Today the Muslim-majority countries with the most rigid centralization of religion tend also to be among the most theologically stagnant, where religion is often reduced to a political tool of the state, and the main concern of the state when it comes to religion is control. Many of the theologically dynamic minds of modern Islam tend to flee from such restrictive settings to open, free, diverse environments, without a religious hierarchy oriented to the needs of the state trying to establish an artificial uniformity of thought.

The reason Bishop Junkermann gives for Muslims in Germany to organize centrally is unsettling. She asserts, “Precisely at times of religious pluralization, the state has an interest in religiosity not being relegated to back alleys and clubhouses.” Her concern here is the interest of the state, not the interests of Muslims, nor the protection of religious freedom in Germany. By contrast in countries such as the U.S. and Canada, Muslims organize themselves however, and in as many different ways, as they themselves determine is appropriate; in these countries Muslims institutions are numerous and they are flourishing participants in and contributors to society.

It is unlikely that an artificially, externally imposed hierarchy could have serious credibility among all of Germany’s ca. 4.5 million Muslims, who are diverse not only in ethnic background but, not least of all, in their theological schools and interpretive approaches. The diversity among Germany’s Muslims is part of Islam itself.

Religious Freedom Is For Muslims

This blog has given much attention to the religious freedom of Christians.  A human right, religious freedom is for everyone.  Dignitatis Humanae, the Second Vatican Council’s Declaration on Religious Liberty — whose 50th anniversary was celebrated in December in Rome at the conference of Under Caesar’s Sword — teaches that religious freedom arises from human dignity.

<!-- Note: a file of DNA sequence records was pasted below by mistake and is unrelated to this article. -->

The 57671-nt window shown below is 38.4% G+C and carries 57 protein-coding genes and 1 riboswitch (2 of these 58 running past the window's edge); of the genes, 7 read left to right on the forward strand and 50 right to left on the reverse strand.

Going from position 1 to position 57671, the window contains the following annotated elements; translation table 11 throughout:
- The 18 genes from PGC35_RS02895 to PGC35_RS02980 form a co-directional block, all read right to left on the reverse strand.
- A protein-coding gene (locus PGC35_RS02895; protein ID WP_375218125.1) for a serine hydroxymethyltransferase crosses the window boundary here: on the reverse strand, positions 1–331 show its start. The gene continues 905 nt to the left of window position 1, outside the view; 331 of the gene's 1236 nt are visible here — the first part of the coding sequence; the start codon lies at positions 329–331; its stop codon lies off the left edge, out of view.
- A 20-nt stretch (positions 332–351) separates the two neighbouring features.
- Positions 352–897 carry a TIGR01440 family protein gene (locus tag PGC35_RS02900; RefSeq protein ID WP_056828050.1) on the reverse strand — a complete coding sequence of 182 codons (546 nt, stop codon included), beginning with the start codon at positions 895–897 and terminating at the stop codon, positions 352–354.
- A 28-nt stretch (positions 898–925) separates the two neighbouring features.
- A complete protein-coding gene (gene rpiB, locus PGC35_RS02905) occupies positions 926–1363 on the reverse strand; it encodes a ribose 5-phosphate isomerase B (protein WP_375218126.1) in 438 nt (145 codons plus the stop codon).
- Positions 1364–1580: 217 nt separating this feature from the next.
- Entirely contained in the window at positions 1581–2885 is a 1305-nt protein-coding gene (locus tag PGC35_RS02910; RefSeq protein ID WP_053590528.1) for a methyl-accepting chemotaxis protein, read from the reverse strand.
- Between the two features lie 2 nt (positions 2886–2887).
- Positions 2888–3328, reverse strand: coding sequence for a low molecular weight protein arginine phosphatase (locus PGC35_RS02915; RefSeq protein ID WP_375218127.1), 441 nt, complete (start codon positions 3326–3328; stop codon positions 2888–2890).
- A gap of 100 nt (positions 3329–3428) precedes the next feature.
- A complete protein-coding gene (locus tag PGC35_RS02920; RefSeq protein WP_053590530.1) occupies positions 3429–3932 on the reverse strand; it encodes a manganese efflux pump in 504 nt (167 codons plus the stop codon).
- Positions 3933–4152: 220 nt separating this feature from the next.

Today, the religious freedom of Muslims merits attention.  U.S. politicians direct angry rhetoric against Muslims for political gain.  Donald Trump has called for an end to Muslim immigration into the United States.  He extolled an early twentieth century incident where an American general summarily executed Muslim prisoners in the Philippines with bullets “dipped in pigs’ blood.”  31 governors have refused to allow Syrian refugees into their state, often appealing to anti-Muslim sentiment.  In 2009, Tennessee residents sought to block the building of a mosque in Murfreesboro, Tennessee on the grounds that Islam is a violent philosophy, not a religion (while others supported the Mosque).  The list goes on.

Two recent pieces are worth reading on this issue.  One is by Chad Bauman, professor of religion at Butler University in Indianapolis, one of our Under Caesar’s Sword scholars, and an expert on the religious liberty of Christians in India.  Writing for Religion Dispatches, he recounts an incident at a backpacker’s hostel where a Hindu proprietor, seeking to elicit solidarity, said to him and his friends, “Americans hate Muslims, too.”

Bauman explains:

Still today, when I travel in India, Hindus presupposing my agreement frequently make off-handed and derogatory comments about their Muslim neighbors. For those concerned about the effectiveness of the United States’ advocacy for religious freedom around the world, the perception that “Americans hate Muslims, too” should be a matter of great concern.